Empty shelves. Long delivery times. We, as consumers, haven’t been happy.
Since the infamous month of March 2020 and the infamous toilet paper outage around that time, we have seen empty shelves and long wait times on deliveries consistently no matter the product we are trying to buy.
Why? How does it get solved?
Why? Globalization of manufacturing and supply chain. As companies worked to keep costs low they found that exporting these parts of their business was a great way to do so. Being able to produce more at a cheaper rate, giving them the ability to sell more at the same price. Win win for businesses. Until… Covid.
Covid shook the world like nothing has before. You don’t need me to tell you that. But, the one thing that most people didn’t consider is how much of our “stuff” was no longer going to be readily available. That’s because we all know it is produced elsewhere, but we never put thought into how that impacts us if those facilities stopped producing. That is until now.
As the consumer’s headaches grew just as much as the businesses’ did, there was bound to be some sort of change. We are still going through this change but it is happening.
Businesses found that keeping every aspect of their manufacturing and supply chain, from raw materials to end product, primarily in foreign locations is a quick way to be disrupted and not have those products readily available.
So, how does this get solved?
Businesses move parts of their processes back to the United States. I don’t expect a wholesale change and for them to bring every part of it back. But, we are seeing that companies are taking a more hybrid approach of having parts of their process here and other parts remaining offshore. This way, they can manage disruptions that may be caused abroad by having more foundations domestically to manufacture and supply their products.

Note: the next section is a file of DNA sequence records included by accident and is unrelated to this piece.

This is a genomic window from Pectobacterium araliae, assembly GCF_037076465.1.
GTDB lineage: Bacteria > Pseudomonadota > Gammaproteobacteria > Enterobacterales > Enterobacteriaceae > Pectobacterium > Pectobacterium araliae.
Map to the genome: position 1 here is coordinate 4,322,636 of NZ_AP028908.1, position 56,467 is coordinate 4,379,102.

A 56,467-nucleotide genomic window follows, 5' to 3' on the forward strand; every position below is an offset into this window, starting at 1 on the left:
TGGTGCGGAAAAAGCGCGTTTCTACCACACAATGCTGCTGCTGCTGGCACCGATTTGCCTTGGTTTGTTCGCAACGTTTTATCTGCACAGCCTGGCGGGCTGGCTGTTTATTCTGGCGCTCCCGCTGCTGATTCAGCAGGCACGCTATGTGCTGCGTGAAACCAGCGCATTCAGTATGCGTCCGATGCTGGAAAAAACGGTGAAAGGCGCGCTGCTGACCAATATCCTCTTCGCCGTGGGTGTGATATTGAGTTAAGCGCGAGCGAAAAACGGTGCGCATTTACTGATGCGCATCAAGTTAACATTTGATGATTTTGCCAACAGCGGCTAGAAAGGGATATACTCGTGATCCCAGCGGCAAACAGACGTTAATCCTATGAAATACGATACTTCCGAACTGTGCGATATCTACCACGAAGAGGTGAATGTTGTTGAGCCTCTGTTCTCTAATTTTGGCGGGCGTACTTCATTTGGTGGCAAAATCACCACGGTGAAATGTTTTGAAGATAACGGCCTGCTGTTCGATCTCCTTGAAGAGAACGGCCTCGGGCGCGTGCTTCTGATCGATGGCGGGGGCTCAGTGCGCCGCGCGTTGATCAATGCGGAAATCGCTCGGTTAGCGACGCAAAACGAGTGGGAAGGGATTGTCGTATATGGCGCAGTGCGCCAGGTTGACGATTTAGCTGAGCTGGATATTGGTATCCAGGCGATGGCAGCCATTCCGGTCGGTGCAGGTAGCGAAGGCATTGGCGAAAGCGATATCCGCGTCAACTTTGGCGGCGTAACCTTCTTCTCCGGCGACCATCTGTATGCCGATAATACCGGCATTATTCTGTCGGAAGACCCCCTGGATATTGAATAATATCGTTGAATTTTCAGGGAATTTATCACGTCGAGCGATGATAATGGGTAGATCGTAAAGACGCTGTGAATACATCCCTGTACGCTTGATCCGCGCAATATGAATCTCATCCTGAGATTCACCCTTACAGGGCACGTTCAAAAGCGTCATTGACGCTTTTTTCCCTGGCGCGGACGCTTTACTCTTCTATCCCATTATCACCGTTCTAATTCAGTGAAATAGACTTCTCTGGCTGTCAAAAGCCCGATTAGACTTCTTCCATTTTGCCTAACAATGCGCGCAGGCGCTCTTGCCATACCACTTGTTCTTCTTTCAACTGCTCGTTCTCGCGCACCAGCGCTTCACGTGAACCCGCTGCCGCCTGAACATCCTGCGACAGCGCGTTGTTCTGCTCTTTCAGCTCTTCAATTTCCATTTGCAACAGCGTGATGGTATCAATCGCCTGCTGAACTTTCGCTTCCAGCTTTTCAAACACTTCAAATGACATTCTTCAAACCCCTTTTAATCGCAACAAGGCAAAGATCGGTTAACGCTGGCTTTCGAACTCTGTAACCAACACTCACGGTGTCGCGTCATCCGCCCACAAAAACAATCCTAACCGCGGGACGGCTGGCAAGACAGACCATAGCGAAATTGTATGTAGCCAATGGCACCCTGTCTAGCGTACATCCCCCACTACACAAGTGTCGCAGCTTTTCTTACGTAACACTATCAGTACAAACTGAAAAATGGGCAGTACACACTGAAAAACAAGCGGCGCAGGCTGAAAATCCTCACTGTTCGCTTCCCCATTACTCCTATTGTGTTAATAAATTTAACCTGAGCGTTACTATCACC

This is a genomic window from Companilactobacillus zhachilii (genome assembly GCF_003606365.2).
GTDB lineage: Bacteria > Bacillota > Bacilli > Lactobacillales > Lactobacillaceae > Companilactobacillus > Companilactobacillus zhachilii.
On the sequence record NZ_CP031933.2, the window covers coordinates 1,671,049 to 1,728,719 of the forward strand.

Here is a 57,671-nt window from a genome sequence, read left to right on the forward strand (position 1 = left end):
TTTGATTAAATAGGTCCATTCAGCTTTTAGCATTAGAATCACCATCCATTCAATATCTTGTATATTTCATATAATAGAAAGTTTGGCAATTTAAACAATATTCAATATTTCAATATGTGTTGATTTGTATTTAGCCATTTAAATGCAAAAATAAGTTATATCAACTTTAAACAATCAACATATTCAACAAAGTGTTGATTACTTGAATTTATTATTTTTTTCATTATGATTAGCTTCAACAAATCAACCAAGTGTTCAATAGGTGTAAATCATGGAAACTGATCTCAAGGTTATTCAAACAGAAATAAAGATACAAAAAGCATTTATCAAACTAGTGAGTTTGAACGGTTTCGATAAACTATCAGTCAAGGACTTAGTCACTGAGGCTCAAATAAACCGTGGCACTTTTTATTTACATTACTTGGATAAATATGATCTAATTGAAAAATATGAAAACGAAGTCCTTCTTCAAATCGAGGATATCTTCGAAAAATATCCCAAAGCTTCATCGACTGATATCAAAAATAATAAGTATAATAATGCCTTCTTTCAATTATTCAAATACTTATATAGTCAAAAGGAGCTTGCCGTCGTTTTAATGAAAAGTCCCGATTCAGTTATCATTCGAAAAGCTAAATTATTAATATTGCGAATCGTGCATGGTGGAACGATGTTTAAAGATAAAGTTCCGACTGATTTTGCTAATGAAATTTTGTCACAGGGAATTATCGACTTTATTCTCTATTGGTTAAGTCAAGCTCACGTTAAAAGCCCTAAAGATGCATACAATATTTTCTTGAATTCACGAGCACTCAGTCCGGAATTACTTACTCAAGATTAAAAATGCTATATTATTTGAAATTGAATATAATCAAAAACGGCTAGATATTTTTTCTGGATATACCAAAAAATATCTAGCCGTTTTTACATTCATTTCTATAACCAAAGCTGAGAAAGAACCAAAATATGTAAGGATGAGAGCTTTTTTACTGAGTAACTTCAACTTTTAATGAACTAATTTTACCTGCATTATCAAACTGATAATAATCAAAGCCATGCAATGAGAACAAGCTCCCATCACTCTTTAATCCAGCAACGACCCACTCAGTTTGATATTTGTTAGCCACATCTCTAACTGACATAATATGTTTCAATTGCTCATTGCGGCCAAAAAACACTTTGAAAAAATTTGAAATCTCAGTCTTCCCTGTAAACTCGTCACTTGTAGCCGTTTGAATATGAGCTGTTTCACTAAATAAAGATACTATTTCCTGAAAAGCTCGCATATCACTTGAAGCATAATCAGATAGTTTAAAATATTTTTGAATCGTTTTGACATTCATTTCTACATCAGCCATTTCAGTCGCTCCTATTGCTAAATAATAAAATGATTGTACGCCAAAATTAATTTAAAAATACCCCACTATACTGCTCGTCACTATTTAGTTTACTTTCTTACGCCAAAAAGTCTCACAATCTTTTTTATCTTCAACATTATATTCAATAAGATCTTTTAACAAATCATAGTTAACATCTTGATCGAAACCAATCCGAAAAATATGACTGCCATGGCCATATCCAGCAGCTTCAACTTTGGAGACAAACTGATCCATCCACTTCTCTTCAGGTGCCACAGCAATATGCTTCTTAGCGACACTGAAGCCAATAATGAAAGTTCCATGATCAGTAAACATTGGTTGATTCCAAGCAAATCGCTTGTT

Maybe the best example of this is how finding a new car at this time is tough and buying a used car is coming at much higher prices than normal. Car companies see this and some are beginning to take the steps to lessen the impacts they have felt. Both GM and Toyota announced plans to spend a significant amount of money to build production facilities here in the US. With GM spending $7 billion to do so and Toyota spending $1.3 billion. Both showing us that they are willing to spend a lot of money to avoid what they are currently experiencing in the future.
Other companies like Intel, Taiwan Semiconductor, and Samsung have also all announced plans to bring manufacturing plants into the US in an effort to avoid future potential disruptions.
I expect that this is a trend we will continue to see over time but it will take some time for the plants to be up and running and for other companies to join in with similar investments.
There are hurdles with doing so for companies. With one being that their manufacturing process will cost them a bit more now because of US laws around wages and manufacturing facility conditions.
However, companies are showing they are ok with the increase in cost if it means consumers can actually go out and buy their products or they can get the products where they need to be faster. Which is both better for them and better for us.